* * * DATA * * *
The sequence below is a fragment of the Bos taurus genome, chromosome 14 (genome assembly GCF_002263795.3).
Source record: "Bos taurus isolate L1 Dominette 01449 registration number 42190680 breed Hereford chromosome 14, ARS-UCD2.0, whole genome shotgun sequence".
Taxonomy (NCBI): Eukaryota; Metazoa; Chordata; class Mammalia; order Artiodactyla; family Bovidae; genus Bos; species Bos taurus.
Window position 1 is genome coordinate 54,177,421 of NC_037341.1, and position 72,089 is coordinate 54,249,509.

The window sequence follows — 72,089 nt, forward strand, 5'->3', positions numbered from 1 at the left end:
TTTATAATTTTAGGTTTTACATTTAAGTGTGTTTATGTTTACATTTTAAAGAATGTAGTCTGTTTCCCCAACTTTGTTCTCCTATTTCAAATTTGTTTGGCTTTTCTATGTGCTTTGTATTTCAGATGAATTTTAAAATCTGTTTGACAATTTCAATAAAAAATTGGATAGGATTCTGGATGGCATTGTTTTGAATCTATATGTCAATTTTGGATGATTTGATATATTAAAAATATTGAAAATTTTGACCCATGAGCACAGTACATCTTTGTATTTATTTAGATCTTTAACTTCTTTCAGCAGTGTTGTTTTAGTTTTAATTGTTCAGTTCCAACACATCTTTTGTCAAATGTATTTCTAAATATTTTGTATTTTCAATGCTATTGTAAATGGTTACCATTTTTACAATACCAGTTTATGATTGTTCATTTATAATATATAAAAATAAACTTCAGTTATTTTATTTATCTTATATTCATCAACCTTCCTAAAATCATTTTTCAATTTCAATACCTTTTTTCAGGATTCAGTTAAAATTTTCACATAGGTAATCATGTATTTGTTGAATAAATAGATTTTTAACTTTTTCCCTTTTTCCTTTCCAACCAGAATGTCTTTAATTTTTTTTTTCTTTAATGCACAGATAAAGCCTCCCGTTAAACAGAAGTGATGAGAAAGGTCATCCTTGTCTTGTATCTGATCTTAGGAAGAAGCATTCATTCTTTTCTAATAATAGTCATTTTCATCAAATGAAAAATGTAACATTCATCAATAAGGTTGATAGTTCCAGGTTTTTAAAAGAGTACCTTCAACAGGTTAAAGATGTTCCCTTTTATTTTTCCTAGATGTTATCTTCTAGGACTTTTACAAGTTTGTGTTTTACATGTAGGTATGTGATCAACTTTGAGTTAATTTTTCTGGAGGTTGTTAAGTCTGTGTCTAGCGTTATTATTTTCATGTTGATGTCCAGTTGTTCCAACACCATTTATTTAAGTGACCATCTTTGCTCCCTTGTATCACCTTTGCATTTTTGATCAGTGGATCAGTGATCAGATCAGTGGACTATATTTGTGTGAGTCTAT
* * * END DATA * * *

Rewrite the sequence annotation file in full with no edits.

The sequence below is a fragment of the Bos taurus genome, chromosome 14 (genome assembly GCF_002263795.3).
Source record: "Bos taurus isolate L1 Dominette 01449 registration number 42190680 breed Hereford chromosome 14, ARS-UCD2.0, whole genome shotgun sequence".
Taxonomy (NCBI): Eukaryota; Metazoa; Chordata; class Mammalia; order Artiodactyla; family Bovidae; genus Bos; species Bos taurus.
Window position 1 is genome coordinate 54,177,421 of NC_037341.1, and position 72,089 is coordinate 54,249,509.

The window sequence follows — 72,089 nt, forward strand, 5'->3', positions numbered from 1 at the left end:
TTTATAATTTTAGGTTTTACATTTAAGTGTGTTTATGTTTACATTTTAAAGAATGTAGTCTGTTTCCCCAACTTTGTTCTCCTATTTCAAATTTGTTTGGCTTTTCTATGTGCTTTGTATTTCAGATGAATTTTAAAATCTGTTTGACAATTTCAATAAAAAATTGGATAGGATTCTGGATGGCATTGTTTTGAATCTATATGTCAATTTTGGATGATTTGATATATTAAAAATATTGAAAATTTTGACCCATGAGCACAGTACATCTTTGTATTTATTTAGATCTTTAACTTCTTTCAGCAGTGTTGTTTTAGTTTTAATTGTTCAGTTCCAACACATCTTTTGTCAAATGTATTTCTAAATATTTTGTATTTTCAATGCTATTGTAAATGGTTACCATTTTTACAATACCAGTTTATGATTGTTCATTTATAATATATAAAAATAAACTTCAGTTATTTTATTTATCTTATATTCATCAACCTTCCTAAAATCATTTTTCAATTTCAATACCTTTTTTCAGGATTCAGTTAAAATTTTCACATAGGTAATCATGTATTTGTTGAATAAATAGATTTTTAACTTTTTCCCTTTTTCCTTTCCAACCAGAATGTCTTTAATTTTTTTTTTCTTTAATGCACAGATAAAGCCTCCCGTTAAACAGAAGTGATGAGAAAGGTCATCCTTGTCTTGTATCTGATCTTAGGAAGAAGCATTCATTCTTTTCTAATAATAGTCATTTTCATCAAATGAAAAATGTAACATTCATCAATAAGGTTGATAGTTCCAGGTTTTTAAAAGAGTACCTTCAACAGGTTAAAGATGTTCCCTTTTATTTTTCCTAGATGTTATCTTCTAGGACTTTTACAAGTTTGTGTTTTACATGTAGGTATGTGATCAACTTTGAGTTAATTTTTCTGGAGGTTGTTAAGTCTGTGTCTAGCGTTATTATTTTCATGTTGATGTCCAGTTGTTCCAACACCATTTATTTAAGTGACCATCTTTGCTCCCTTGTATCACCTTTGCATTTTTGATCAGTGGATCAGTGATCAGATCAGTGGACTATATTTGTGTGAGTCTAT